a drug overdose self-medication mishandling, a sting operation and further self-sabotaging from inconvenient admirers. After hapless Jim (John Gallagher) had been drooling hopelessly over Maggie (Alison Pill) because, damn girl, them quirks of yours just won’t quit, they finally kiss after a full season’s courtship tango strapped with two left feet. But, as fate would have it, the significant others of these significant lovers had other plans.
Do-gooder Mackenzie McHale (Emily Mortimer) is Will McAvoy’s (Jeff Daniels) lovable ex-lover who indulges in bouts of playground outbursts when faced with producing content that doesn’t, as Will describes in a rare display of self-awareness, “tell the audience to eat their vegetables.” We learn very early in the series that soon after her relationship with Will ended, she and Jim manned the war trenches of Afghanistan and Iraq for two years. She is also referenced multiple times as the best executive producer in New York. The disconnect calls for a much louder suspension of disbelief than some are used to, myself included. I don’t believe the woman who thinks scorned puppy is the only facial expression available is regarded as a journalistic war hero.
Though a fantastical and arguably impossible character, the least offensive personality of the bunch is The Real McAvoy himself. Next to Jim. Heart you, Jim. Yes, we are asked to accept that Will McAvoy, a man who rose to celebrity status as a TV anchor, formerly known for his tacit, calculated impenetrability, is now leading a crusade against the Tea Party after Mackenzie is hired as his executive producer. He is also a registered republican, so that’s fun.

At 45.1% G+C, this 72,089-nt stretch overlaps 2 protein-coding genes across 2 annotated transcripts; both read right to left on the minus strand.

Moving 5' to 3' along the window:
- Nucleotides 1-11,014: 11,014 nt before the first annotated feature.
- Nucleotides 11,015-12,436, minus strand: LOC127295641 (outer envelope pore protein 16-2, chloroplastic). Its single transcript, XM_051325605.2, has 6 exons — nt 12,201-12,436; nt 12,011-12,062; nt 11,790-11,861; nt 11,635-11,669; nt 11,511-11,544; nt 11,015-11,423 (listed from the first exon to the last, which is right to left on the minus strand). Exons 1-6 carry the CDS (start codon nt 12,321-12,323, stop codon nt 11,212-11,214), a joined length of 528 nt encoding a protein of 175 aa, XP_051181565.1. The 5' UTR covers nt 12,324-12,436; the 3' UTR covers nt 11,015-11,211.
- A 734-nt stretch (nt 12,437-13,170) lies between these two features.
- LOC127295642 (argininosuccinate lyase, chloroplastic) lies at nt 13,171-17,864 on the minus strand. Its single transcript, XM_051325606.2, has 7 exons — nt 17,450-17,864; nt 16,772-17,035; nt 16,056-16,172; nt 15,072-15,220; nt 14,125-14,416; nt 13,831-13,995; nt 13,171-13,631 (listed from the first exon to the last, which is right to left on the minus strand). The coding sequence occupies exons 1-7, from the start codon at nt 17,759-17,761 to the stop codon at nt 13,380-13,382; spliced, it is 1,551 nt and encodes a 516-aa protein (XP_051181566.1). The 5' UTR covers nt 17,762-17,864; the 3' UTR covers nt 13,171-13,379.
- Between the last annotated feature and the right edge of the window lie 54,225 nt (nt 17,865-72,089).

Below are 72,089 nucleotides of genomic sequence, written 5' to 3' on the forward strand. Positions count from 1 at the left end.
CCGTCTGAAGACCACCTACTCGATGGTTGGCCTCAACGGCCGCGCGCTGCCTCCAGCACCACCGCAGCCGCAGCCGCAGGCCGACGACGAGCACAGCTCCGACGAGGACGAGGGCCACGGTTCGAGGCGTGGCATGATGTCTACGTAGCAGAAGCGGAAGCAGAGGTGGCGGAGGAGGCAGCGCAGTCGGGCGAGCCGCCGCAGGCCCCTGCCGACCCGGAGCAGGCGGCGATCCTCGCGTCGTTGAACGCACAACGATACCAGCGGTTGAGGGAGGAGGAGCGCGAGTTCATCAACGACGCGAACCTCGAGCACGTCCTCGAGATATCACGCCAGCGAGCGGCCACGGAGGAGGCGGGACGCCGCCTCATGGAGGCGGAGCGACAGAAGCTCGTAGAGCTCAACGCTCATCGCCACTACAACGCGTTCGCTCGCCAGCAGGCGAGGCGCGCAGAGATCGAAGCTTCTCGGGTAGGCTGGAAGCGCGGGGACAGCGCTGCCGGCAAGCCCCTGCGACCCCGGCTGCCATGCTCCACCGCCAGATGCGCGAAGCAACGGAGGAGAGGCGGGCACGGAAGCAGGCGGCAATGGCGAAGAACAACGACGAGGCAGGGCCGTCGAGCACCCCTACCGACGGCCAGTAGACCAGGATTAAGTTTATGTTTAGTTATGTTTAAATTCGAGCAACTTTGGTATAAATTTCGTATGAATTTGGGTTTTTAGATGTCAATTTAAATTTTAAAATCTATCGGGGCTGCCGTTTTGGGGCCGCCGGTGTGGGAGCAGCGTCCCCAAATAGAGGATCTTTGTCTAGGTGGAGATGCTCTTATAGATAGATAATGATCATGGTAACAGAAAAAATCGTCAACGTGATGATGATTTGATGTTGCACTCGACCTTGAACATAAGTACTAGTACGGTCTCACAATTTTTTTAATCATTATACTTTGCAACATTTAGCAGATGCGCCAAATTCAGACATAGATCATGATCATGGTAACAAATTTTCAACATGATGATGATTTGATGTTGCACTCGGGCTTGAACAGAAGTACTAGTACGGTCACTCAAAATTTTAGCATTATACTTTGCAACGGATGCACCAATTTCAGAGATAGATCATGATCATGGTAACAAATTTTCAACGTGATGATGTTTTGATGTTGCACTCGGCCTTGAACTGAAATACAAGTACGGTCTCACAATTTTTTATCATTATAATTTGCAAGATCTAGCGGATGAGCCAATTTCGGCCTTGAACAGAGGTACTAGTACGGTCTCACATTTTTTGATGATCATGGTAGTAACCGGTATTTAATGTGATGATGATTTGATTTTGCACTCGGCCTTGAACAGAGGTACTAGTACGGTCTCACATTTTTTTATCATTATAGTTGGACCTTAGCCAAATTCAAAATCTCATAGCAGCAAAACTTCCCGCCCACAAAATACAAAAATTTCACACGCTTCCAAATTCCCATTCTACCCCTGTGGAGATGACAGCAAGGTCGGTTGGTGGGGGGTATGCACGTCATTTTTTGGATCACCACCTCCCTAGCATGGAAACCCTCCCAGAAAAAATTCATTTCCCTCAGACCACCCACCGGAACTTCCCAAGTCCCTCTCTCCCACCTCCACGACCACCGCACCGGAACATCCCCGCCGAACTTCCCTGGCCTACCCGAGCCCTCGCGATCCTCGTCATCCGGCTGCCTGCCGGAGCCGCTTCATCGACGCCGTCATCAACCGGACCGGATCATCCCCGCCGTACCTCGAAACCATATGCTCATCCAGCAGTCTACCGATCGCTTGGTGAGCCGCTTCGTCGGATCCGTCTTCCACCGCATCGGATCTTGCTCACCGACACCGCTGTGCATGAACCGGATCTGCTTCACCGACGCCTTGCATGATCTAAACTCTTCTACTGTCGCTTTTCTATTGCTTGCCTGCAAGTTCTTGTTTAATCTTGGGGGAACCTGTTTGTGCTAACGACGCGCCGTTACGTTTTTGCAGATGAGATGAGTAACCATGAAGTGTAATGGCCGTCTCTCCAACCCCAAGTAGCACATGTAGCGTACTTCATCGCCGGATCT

None of this is to say the show doesn’t redeem itself from any angle. It’s well-shot, fun to watch and the dialogue offers a guilty pleasure of superiority. The message is not one to dismiss, either. I just wonder if the quality of the message is suffering from the quality of the medium.
So, where does that leave us and what can we expect for season 2? Probably more of the same. Will and Mac still playing cat and mouse, Jim and Maggie continuing to hammer nails into their love coffin, and Sam Waterston drowning in scotch until he’s given a respectable script.
Watch the season 2 preview here: